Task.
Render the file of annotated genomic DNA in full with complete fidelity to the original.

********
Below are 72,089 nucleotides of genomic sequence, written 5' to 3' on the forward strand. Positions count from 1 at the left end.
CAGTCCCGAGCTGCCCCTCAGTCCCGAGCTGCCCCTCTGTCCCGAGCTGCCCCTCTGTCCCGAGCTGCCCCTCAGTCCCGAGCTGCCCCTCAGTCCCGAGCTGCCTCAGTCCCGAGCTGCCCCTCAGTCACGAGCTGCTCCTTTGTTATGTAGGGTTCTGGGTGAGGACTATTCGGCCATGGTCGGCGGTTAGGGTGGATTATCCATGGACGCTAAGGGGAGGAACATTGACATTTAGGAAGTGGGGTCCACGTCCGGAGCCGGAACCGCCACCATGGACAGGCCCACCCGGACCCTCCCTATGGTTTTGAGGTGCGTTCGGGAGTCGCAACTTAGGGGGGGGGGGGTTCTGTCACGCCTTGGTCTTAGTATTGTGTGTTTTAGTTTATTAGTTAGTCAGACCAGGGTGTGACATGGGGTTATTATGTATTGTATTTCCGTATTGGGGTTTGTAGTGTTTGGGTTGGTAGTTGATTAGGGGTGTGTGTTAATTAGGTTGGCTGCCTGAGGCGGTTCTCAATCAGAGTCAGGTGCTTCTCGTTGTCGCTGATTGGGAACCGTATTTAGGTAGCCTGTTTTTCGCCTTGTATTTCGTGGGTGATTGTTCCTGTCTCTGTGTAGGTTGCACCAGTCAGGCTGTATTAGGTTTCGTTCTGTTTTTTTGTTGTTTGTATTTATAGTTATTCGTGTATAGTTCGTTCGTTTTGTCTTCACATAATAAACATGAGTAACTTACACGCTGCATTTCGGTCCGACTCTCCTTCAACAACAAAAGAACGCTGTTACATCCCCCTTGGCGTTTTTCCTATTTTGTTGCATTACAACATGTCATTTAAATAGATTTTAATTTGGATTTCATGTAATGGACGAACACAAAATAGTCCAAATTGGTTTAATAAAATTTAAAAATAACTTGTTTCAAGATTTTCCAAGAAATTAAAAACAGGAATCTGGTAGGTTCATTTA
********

Below are 72,089 nucleotides of genomic sequence, written 5' to 3' on the forward strand. Positions count from 1 at the left end.
CAGTCCCGAGCTGCCCCTCAGTCCCGAGCTGCCCCTCTGTCCCGAGCTGCCCCTCTGTCCCGAGCTGCCCCTCAGTCCCGAGCTGCCCCTCAGTCCCGAGCTGCCTCAGTCCCGAGCTGCCCCTCAGTCACGAGCTGCTCCTTTGTTATGTAGGGTTCTGGGTGAGGACTATTCGGCCATGGTCGGCGGTTAGGGTGGATTATCCATGGACGCTAAGGGGAGGAACATTGACATTTAGGAAGTGGGGTCCACGTCCGGAGCCGGAACCGCCACCATGGACAGGCCCACCCGGACCCTCCCTATGGTTTTGAGGTGCGTTCGGGAGTCGCAACTTAGGGGGGGGGGGGTTCTGTCACGCCTTGGTCTTAGTATTGTGTGTTTTAGTTTATTAGTTAGTCAGACCAGGGTGTGACATGGGGTTATTATGTATTGTATTTCCGTATTGGGGTTTGTAGTGTTTGGGTTGGTAGTTGATTAGGGGTGTGTGTTAATTAGGTTGGCTGCCTGAGGCGGTTCTCAATCAGAGTCAGGTGCTTCTCGTTGTCGCTGATTGGGAACCGTATTTAGGTAGCCTGTTTTTCGCCTTGTATTTCGTGGGTGATTGTTCCTGTCTCTGTGTAGGTTGCACCAGTCAGGCTGTATTAGGTTTCGTTCTGTTTTTTTGTTGTTTGTATTTATAGTTATTCGTGTATAGTTCGTTCGTTTTGTCTTCACATAATAAACATGAGTAACTTACACGCTGCATTTCGGTCCGACTCTCCTTCAACAACAAAAGAACGCTGTTACATCCCCCTTGGCGTTTTTCCTATTTTGTTGCATTACAACATGTCATTTAAATAGATTTTAATTTGGATTTCATGTAATGGACGAACACAAAATAGTCCAAATTGGTTTAATAAAATTTAAAAATAACTTGTTTCAAGATTTTCCAAGAAATTAAAAACAGGAATCTGGTAGGTTCATTTA